Hormone Therapy May Hurt Heart Rhythm
Estrogen-Only HRT Raises Risk of Arrhythmia
July 30, 2003 -- Estrogen-only hormone replacement therapy may add to a woman's heart risk.
The new finding needs to be confirmed. But it's another pin in the burst bubble of expectations that HRT would help, not hurt, the heart. The findings appear in the August issue of the Annals of Epidemiology.
Northwestern University researcher Mercedes R. Carnethon, PhD, led the study of 3,103 women studied for nine years. They analyzed a part of the normal heartbeat called the QT interval. When the QT interval gets longer, it's a sign that the heart may be developing rhythm problems, or arrhythmia. Arrhythmia is a major factor in fatal heart disease, sudden cardiac death, and fainting episodes.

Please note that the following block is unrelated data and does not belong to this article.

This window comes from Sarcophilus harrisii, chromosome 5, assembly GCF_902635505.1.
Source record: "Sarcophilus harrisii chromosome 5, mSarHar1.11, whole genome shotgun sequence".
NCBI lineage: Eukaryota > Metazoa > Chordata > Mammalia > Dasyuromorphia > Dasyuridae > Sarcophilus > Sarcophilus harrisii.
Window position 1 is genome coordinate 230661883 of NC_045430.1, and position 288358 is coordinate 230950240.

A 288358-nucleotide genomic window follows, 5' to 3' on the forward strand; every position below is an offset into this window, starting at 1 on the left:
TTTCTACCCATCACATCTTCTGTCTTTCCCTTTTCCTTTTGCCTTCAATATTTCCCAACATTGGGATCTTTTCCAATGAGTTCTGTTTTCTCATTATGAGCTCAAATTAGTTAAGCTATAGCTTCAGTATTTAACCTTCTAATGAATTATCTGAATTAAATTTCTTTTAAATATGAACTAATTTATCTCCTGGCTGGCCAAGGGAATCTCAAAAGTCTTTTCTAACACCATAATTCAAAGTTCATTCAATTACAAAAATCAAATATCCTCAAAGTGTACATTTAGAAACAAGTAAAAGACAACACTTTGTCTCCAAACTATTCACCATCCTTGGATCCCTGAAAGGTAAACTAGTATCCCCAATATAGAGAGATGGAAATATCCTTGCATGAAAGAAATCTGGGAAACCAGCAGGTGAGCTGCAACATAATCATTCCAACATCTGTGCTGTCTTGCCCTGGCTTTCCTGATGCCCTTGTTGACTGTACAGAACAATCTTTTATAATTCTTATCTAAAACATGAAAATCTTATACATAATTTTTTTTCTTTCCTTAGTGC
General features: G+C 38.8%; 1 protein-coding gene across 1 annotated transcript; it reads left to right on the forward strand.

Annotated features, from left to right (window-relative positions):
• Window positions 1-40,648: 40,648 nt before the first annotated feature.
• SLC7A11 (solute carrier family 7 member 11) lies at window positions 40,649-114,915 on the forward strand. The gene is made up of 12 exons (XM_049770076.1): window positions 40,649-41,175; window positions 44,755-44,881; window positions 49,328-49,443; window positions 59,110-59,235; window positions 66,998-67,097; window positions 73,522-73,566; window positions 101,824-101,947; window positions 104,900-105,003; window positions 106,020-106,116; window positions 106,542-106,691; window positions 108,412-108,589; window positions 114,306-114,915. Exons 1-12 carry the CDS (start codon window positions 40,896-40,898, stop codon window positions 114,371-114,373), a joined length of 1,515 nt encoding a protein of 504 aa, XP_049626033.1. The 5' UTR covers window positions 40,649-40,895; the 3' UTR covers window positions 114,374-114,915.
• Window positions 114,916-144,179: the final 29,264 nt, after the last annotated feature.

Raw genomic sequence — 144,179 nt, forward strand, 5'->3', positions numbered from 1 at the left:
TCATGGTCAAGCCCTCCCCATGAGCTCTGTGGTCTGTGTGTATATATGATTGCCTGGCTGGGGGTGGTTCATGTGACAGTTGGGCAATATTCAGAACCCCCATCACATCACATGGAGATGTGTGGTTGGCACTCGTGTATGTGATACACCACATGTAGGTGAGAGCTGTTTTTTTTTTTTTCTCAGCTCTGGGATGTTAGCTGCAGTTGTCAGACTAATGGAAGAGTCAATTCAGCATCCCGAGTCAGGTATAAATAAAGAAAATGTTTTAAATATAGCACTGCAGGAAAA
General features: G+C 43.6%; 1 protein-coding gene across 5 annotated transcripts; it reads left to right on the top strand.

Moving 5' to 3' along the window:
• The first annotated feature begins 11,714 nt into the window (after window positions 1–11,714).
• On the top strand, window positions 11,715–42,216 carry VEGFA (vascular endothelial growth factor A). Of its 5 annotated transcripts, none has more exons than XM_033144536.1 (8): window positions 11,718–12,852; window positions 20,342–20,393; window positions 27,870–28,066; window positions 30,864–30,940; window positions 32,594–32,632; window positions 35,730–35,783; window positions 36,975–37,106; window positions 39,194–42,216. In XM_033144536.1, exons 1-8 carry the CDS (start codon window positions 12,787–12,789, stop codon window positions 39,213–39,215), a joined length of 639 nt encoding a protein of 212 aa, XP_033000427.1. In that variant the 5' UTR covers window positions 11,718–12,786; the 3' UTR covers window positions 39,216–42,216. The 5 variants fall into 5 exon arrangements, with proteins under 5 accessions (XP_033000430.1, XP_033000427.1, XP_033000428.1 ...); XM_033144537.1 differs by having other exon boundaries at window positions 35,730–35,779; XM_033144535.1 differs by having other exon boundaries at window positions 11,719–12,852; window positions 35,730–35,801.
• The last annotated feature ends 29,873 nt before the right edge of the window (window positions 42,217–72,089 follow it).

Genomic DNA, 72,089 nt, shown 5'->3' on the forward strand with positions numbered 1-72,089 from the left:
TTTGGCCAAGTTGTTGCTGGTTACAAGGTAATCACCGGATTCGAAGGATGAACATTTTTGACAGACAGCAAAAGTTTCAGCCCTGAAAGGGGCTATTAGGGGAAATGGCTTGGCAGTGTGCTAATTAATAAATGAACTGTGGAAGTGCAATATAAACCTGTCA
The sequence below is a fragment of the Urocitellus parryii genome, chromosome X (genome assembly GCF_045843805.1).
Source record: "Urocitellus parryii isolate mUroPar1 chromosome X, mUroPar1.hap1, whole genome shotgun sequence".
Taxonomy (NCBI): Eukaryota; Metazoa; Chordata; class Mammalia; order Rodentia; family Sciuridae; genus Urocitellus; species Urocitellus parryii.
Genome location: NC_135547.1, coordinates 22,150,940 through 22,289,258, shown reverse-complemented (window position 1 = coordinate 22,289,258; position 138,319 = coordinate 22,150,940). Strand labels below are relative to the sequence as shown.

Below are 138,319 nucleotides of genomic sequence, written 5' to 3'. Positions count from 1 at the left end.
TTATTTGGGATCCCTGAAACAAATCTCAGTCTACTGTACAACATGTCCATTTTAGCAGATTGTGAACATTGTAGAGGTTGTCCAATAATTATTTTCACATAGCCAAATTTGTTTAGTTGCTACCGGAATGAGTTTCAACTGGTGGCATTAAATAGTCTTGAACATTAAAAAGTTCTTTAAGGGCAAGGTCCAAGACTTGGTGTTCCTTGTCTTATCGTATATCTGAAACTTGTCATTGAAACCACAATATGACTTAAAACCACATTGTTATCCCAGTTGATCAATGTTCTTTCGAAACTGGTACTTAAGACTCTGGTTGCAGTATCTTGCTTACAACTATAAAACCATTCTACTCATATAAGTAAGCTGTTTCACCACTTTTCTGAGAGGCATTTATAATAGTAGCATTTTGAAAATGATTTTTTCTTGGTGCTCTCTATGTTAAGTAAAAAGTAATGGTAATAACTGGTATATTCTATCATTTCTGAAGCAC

Women taking estrogen-only HRT -- but not women taking combination estrogen/progestin HRT -- had twice the risk of prolonged QT interval compared with women who never took HRT. It's not a big change. The women who never took HRT had their QT interval increase by 1.5%. Women who took estrogen had a QT interval increase of 2.3%
"Admittedly, the significance of the small changes we found may not be clinically significant," Carnethon and colleagues write.
By itself, this degree of QT interval increase isn't too worrisome. But added to other risk factors -- and to other drugs with QT-lengthening side effects -- it could be quite dangerous.
"The potential for QT prolongation associated with estrogen replacement therapy use ... and the possible impact on a great number of women, make this an important concern that should be further explored in randomized trials," Carnethon and colleagues conclude.